Sunday, January 6, 2013

The Power Of Symbols

"Kate how am I supposed to take it that there is a used condom in the gutter by the curb?"  In our old neighborhood it meant that we had a problem with prostitution there,  it symbolized some kind of dysfunction in the community. So if I embed that sight of a used condom  with the idea of dysfunction, what logical or illogical conclusion do I make about my new community?
  A few months ago I was talking to my neighbor across the street, an African American woman in her 60's. I asked if her daughter's kid goes to the local school, two blocks to the east. She didnt seem  too enthralled at the concept of me thinking her grandchild going to Lovett School. She said her grandson goes to a very good Luthern school in Forest Park. The public schools around here elicit very strong opinions, if not spoken, they are implied. Sending your child to a local school is embedded with symbols, mostly negative. The conversation somehow veered into her saying that she was planning to move out of the neighborhood, after 22 years. Why i asked why,  she said, " cause used to be you didn't have no cars on the street, it was quiet, we had no problems." she nodded her head over to her neighbors next door to her. I didn't press her to stay or reconsider her opinion; I silently disagreed with her assessment of the block, for my assessment was that what she experiences as discomfort, pales with what I experienced on Keystone, but I get sentiment that when you move to a place where you want quiet, you want cleanliness, when you want peace to live your life with your family, without any challenges to that lifestyle, then perceptions of change or disorder take on a symbolic quality.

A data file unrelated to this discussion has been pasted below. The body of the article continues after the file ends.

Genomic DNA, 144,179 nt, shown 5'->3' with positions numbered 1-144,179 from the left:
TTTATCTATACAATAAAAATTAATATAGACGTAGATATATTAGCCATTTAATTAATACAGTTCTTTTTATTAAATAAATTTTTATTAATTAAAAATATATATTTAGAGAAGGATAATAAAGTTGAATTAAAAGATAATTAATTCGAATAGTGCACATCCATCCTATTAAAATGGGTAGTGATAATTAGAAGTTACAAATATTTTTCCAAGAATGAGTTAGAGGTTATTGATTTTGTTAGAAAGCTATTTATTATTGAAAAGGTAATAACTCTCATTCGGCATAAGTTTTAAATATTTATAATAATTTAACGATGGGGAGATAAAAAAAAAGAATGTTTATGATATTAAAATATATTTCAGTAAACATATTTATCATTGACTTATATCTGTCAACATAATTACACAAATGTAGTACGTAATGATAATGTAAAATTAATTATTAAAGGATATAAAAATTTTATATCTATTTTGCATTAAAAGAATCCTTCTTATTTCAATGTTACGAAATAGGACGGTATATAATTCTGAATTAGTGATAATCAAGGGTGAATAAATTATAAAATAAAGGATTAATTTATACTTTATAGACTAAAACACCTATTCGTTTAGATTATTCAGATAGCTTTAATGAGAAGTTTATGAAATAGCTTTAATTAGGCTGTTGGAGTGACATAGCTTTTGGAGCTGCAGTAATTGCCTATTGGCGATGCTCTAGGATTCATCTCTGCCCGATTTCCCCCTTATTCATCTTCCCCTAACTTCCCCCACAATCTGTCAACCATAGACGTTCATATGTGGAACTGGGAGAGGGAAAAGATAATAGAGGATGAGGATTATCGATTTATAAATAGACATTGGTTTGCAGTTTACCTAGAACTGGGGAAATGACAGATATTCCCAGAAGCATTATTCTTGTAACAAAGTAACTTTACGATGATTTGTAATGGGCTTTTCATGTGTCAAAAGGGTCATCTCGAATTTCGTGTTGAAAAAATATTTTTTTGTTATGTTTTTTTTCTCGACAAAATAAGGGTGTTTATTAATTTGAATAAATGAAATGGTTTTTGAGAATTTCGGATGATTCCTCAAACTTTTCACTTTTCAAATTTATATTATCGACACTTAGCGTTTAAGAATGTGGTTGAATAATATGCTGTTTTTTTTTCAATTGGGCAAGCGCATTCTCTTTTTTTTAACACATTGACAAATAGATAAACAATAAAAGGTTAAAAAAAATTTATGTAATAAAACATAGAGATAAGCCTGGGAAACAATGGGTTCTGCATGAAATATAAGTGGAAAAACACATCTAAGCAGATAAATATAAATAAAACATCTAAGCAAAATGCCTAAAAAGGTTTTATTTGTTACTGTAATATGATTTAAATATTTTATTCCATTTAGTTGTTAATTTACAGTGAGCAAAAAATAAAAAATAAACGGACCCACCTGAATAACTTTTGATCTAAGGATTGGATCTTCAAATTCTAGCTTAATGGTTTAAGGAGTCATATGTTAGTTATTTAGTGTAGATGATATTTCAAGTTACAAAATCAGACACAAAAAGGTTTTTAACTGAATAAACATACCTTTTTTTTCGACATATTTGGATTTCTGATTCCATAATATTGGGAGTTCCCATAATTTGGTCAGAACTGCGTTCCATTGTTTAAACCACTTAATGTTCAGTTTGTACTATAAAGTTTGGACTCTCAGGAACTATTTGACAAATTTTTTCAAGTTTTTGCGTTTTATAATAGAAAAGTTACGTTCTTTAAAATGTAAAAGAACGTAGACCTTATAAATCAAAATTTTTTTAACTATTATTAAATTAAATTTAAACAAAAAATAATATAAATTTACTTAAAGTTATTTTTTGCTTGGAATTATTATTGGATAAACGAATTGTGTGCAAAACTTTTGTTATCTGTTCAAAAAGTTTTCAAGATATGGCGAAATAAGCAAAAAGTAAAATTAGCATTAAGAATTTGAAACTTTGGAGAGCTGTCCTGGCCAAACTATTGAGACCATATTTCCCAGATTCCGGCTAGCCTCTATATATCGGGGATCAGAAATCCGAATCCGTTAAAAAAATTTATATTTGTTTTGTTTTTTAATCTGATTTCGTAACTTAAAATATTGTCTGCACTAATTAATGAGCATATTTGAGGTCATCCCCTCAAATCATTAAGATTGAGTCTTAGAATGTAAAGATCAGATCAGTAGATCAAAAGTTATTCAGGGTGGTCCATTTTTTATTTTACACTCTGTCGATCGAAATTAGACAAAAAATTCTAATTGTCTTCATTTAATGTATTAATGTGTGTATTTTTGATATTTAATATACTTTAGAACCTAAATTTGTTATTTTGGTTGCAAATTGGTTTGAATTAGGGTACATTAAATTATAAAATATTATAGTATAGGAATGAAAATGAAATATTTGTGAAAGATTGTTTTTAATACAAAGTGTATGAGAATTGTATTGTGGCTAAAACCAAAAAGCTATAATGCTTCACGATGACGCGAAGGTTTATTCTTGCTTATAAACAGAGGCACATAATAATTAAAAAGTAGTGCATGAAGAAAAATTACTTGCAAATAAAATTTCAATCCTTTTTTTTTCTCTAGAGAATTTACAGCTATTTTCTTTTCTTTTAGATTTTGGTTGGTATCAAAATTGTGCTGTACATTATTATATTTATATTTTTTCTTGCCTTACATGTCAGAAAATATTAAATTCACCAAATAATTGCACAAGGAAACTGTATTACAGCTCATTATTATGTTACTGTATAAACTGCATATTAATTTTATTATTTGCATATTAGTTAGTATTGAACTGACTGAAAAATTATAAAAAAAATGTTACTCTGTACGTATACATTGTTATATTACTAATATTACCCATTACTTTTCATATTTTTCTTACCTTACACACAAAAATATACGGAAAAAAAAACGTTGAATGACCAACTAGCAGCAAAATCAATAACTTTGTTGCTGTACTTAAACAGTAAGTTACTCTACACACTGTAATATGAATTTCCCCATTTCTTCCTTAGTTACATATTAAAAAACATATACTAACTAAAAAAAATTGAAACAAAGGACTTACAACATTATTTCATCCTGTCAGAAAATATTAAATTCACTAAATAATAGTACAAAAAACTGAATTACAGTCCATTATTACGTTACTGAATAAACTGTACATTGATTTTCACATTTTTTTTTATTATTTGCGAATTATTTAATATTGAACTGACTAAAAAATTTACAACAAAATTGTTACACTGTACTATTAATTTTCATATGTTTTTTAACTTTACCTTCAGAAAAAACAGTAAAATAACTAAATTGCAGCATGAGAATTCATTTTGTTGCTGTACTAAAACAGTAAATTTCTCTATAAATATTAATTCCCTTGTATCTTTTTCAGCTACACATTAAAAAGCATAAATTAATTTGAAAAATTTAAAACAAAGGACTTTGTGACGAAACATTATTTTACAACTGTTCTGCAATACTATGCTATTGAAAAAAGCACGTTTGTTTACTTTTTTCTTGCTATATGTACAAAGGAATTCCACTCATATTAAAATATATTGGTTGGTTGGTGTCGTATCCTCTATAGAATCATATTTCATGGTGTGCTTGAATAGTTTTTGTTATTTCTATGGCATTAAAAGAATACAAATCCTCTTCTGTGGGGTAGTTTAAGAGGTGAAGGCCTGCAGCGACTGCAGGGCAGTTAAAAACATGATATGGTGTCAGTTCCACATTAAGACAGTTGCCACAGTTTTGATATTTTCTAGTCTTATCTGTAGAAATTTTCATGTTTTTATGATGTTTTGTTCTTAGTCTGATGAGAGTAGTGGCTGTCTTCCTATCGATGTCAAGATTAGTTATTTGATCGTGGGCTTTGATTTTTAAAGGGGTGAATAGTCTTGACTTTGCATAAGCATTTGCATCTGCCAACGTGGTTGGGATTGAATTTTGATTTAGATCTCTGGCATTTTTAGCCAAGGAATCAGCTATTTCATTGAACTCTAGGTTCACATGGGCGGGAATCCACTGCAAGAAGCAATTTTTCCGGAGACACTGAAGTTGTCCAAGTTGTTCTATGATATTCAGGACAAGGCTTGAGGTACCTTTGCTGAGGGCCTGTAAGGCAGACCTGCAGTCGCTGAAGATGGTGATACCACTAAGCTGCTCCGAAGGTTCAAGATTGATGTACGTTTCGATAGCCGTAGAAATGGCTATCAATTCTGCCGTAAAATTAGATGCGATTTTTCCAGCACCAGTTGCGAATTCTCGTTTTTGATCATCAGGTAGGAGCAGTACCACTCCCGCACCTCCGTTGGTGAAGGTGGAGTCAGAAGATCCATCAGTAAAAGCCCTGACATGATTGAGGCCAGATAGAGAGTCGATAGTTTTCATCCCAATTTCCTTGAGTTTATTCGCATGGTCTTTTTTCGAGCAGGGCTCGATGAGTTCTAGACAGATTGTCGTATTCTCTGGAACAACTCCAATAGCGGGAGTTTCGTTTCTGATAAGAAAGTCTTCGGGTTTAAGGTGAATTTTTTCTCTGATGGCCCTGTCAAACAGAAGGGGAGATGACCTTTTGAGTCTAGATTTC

This Tuesday, our community will have a meeting regarding a zoning change to allow a pawnshop called EZ Pawn to come into our community. I don't want to spend time elaborating on the symbols that surface from the prospect of another pawn shop, west of Narragansett, so I will allow you to make your own inferences based on these statements elaborated in the aforementioned book, " Recall my argument (in chapter 6) that shared perceptions of send a culturally meaningful signal about the reputation and confidence in a neighborhood. Recall also that perceptions of disorder were strongly influenced by prior racial/ethnic composition and furthermore that the collectively perceived disorder predicted individual-level perceptions many years later."
 How I navigate my thoughts related to the meanings and symbols I attach to the slippery, red, used condom by the curb and how we collectively navigate the meanings and symbols we attach to the pawnshop matter for the future of this community. Let's navigate better, let's navigate well.

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